Rob Alexander’s “Back to the Radio” comes off his debut solo album Long Road Coming Home and his creative partnership with producer Gabe Lopez will make a deep impact on anyone willing to give the song a chance. Alexander isn’t pursuing music exclusively, he holds an anesthesiology practice in southern Florida and teaches at Florida Atlantic University’s School of Medicine, but it’s clear listening to this song alone that Alexander burns with a passion to create music and has the considerable talents to back it up. This isn’t just some lark from a delusional white collar daydreamer; instead, “Back to the Radio” is a release containing great artistry and entertaining appeal for a wide swath of listeners. There’s a strong melodic spirit underpinning the song and Alexander’s vocal talents are more than capable of carrying the day for the song. Despite the professional choices he’s made and their rewards, it’s clear that Alexander’s musical talents are great enough to have justified a career.
To pen an album’s worth of original compositions on your own stands out in a modern music scene where small armies of writers are often employed to assemble a sub four minute long track. Alexander sounds like an artist with a near effortless pipeline to his own creativity and “Back to the Radio” flows from his voice and the accompanying players with an ease that belies the undoubtedly hard work he and others put into its recording and performance. The great ones always make it sound easy. The uptempo pace of the song shifts gears at critical points, but maintains a steady pulse throughout that’s never overplayed and the massed guitar attack of the song has a muscular, but airy, touch. There’s definitely a mild retro feel built into the song, but it’s never so exaggerated that the song slips into a more specific and limited category. Alexander embraces stylistic echoes from that era, but he never wallows in them.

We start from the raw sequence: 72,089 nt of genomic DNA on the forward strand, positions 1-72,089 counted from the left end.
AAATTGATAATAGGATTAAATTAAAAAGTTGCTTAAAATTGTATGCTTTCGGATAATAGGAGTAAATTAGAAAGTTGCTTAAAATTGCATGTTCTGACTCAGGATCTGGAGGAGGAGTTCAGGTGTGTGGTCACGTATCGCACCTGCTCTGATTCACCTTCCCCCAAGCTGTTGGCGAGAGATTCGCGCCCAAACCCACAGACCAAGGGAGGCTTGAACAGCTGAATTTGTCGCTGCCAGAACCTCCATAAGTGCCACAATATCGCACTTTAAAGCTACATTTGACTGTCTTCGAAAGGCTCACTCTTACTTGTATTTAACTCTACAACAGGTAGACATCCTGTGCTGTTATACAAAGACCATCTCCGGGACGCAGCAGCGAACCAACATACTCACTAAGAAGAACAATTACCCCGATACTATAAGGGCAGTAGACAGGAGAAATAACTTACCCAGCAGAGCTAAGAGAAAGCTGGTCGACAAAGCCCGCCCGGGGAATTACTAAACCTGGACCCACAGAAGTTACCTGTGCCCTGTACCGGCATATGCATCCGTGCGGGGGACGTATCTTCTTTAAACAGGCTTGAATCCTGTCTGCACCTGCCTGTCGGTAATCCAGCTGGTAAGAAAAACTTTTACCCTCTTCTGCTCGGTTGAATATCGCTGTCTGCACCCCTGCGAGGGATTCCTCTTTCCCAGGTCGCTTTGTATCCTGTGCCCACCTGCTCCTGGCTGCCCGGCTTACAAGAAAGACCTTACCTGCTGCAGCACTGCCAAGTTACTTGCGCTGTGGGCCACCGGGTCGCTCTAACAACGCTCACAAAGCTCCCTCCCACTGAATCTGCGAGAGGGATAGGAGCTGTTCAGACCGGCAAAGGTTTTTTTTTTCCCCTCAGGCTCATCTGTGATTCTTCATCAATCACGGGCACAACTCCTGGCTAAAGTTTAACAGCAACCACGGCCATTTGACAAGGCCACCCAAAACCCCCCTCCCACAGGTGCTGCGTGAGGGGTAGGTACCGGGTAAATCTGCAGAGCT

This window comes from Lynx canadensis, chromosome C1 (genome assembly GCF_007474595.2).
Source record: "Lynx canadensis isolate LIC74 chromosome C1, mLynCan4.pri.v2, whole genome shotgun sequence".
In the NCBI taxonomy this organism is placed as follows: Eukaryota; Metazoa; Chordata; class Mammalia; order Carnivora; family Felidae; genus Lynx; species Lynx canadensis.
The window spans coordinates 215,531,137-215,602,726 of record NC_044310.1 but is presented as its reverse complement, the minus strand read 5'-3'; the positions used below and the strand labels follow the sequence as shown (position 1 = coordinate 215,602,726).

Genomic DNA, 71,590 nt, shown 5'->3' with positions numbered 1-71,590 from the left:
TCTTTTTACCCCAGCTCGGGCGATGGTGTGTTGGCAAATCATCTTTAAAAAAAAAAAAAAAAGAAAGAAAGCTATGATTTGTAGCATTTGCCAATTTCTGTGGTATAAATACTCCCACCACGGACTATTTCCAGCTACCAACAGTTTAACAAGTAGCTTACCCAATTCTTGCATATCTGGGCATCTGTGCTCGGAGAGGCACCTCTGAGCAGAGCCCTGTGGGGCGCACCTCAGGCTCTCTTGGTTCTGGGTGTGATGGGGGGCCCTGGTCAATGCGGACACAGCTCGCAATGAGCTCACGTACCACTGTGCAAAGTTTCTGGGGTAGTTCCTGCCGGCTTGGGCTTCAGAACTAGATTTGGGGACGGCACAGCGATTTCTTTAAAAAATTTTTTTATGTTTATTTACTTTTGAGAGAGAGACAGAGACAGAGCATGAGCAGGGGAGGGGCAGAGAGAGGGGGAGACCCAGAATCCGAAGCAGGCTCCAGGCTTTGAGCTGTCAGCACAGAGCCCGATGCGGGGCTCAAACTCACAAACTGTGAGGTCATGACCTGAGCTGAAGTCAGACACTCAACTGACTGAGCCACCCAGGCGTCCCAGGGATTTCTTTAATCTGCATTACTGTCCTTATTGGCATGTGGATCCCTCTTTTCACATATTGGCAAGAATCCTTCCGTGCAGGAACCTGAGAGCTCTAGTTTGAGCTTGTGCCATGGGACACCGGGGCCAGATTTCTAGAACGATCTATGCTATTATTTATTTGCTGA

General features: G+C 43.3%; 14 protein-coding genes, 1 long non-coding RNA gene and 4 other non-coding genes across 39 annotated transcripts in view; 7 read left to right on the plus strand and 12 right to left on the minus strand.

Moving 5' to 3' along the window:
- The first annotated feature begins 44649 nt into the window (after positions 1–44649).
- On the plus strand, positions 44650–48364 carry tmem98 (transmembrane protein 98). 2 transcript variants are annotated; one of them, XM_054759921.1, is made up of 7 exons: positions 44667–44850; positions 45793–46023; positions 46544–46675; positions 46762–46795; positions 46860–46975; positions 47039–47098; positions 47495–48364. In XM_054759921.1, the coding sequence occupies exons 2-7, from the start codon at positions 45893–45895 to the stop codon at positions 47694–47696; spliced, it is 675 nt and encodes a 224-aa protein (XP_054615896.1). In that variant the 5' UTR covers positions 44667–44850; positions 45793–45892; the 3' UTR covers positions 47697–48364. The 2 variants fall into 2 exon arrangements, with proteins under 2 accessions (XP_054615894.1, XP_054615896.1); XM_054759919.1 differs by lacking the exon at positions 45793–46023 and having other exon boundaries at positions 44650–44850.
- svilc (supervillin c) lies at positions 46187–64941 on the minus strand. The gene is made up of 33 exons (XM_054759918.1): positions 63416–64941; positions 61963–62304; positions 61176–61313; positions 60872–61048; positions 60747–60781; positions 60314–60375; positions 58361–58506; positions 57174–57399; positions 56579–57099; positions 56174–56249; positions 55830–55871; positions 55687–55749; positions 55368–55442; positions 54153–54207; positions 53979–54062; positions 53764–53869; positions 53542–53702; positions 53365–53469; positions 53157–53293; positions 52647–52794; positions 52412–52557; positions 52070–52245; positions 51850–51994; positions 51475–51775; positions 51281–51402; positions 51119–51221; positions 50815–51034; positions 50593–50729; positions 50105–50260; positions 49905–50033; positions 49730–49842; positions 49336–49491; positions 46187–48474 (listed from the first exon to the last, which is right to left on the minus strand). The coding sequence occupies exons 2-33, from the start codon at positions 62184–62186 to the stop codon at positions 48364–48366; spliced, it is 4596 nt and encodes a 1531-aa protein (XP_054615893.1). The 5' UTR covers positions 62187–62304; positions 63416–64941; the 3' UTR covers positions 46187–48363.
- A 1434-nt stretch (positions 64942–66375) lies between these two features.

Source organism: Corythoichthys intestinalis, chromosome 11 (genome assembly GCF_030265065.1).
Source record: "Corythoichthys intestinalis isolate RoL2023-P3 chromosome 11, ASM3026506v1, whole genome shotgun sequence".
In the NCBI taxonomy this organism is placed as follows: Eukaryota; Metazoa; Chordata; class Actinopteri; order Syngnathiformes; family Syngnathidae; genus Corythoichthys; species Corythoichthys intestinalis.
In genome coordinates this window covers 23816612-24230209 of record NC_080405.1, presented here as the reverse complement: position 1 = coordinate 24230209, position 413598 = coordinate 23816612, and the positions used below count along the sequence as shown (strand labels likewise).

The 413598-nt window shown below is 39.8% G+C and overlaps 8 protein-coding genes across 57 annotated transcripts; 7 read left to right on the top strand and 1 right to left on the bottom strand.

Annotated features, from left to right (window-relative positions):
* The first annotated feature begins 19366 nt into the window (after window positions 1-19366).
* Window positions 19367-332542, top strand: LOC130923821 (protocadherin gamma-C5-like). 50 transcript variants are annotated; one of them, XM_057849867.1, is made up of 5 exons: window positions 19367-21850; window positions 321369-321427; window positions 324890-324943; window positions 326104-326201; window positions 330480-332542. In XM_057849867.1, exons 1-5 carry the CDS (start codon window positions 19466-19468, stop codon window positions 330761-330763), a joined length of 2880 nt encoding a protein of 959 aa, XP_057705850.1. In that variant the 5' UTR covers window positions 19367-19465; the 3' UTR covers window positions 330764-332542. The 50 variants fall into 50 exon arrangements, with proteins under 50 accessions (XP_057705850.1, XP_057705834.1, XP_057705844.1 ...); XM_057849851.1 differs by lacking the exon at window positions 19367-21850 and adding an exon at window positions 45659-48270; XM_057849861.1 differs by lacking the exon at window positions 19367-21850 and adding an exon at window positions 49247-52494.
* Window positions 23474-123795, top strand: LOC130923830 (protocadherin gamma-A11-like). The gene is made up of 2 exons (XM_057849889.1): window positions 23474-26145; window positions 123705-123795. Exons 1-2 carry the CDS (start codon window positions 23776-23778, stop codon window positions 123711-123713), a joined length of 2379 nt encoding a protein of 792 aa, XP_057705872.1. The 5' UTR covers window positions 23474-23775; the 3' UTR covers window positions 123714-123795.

His vocal packs the same inspired wallop we hear from the music and he shows great restraint in how the way each new line unwinds that stresses the dramatic side of the song. “Back to the Radio” has a personal component to the songwriting, but there’s little question Alexander also wants this to be a musical and lyrical statement that resonates with as many as possible in its universal experiences. It’s the hallmark of the best songwriting and shows a steadfast refusal to ever allow things to become self indulgent. The threat is definitely there; perhaps Alexander is some weekend musical warrior with the cash to fund an album release, but none of the talent to make it matter. That isn’t the case here. Instead, Rob Alexander’s “Back to the Radio” reminds us of a time when songwriting mattered much more than it does now and leads off his full length collection Long Road Coming Home with style, intelligence, and sophistication.